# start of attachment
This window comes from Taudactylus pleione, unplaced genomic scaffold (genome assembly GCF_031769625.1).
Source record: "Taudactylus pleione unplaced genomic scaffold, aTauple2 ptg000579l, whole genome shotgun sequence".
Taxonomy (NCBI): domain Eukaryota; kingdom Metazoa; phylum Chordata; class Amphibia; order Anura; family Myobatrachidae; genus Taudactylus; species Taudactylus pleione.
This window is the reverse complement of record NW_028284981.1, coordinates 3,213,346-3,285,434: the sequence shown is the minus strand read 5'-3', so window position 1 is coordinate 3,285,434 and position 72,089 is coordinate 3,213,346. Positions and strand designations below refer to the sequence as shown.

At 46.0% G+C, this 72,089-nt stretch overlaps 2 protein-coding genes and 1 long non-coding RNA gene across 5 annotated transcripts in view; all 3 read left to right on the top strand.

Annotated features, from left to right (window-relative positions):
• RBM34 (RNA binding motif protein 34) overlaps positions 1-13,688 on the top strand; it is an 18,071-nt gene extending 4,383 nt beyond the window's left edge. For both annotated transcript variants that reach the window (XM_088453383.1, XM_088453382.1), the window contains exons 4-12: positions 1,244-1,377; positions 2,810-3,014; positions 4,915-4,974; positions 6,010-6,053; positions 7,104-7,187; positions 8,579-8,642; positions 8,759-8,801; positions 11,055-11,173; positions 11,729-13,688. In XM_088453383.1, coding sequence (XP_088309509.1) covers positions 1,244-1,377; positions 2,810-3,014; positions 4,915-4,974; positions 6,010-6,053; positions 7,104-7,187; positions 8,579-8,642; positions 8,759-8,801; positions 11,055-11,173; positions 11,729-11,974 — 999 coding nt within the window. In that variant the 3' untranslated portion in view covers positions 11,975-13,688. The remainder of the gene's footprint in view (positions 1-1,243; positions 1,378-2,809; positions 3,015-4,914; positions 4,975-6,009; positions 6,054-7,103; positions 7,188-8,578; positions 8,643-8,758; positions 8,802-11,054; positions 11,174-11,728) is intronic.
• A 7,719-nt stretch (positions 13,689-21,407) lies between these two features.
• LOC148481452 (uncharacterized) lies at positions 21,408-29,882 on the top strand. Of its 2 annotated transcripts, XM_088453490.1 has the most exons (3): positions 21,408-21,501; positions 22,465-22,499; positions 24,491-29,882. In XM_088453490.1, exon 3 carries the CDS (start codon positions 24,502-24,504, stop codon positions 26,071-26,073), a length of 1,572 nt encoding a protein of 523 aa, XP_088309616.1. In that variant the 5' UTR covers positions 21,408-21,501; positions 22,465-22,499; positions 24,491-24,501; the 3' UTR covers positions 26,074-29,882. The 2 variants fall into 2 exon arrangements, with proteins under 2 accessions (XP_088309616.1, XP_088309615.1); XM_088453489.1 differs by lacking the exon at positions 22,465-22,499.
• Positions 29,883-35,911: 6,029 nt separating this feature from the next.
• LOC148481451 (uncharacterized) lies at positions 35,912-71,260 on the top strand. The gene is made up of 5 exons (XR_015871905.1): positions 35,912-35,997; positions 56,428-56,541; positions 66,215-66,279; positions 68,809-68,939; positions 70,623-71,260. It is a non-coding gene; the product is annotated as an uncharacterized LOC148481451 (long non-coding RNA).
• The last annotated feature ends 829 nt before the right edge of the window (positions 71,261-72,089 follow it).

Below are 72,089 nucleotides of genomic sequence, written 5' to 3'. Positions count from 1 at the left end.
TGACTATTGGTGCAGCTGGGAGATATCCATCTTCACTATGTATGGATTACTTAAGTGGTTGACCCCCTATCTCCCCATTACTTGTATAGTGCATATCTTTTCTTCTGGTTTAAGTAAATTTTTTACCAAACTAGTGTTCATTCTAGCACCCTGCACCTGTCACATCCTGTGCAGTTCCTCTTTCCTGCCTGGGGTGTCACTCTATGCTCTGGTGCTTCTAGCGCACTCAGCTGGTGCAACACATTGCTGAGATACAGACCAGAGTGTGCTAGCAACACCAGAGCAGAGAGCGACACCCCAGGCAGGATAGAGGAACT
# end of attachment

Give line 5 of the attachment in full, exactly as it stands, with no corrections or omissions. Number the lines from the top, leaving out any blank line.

At 46.0% G+C, this 72,089-nt stretch overlaps 2 protein-coding genes and 1 long non-coding RNA gene across 5 annotated transcripts in view; all 3 read left to right on the top strand.